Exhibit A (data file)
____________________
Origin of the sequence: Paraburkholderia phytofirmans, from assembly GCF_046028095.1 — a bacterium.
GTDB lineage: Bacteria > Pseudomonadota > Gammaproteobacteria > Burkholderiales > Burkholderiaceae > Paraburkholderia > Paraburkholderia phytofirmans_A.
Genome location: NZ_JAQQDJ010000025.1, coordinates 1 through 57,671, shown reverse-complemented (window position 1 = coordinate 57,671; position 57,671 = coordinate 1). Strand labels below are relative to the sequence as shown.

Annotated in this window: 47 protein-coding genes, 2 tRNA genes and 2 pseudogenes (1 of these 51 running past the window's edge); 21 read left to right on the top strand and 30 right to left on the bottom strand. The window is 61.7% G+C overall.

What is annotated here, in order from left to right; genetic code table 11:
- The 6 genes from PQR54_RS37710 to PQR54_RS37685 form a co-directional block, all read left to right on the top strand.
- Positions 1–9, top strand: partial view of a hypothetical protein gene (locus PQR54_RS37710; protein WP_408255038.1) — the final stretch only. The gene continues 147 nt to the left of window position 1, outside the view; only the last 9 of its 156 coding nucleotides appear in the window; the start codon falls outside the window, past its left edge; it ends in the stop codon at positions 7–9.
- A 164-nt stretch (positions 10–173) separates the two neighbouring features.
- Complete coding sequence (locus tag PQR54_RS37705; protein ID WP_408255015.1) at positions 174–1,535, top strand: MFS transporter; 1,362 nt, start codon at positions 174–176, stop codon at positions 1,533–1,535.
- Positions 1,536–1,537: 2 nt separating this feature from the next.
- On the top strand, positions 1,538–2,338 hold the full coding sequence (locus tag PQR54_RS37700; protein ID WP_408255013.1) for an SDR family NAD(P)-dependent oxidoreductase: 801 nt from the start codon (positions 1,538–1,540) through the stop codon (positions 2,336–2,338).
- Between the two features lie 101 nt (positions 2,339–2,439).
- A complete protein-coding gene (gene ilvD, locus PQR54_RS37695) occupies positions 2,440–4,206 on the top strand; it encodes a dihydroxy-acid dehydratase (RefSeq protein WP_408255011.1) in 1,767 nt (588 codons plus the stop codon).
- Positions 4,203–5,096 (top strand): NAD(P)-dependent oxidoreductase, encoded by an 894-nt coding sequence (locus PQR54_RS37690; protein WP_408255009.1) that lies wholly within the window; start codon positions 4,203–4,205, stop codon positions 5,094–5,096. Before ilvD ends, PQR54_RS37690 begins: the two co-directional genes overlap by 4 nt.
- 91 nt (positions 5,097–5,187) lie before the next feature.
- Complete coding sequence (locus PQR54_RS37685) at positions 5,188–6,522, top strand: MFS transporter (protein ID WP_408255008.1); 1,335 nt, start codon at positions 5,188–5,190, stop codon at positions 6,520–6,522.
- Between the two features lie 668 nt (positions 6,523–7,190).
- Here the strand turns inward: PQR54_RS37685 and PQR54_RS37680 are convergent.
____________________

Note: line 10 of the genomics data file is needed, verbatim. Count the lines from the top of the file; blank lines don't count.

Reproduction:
- Positions 1,536–1,537: 2 nt separating this feature from the next.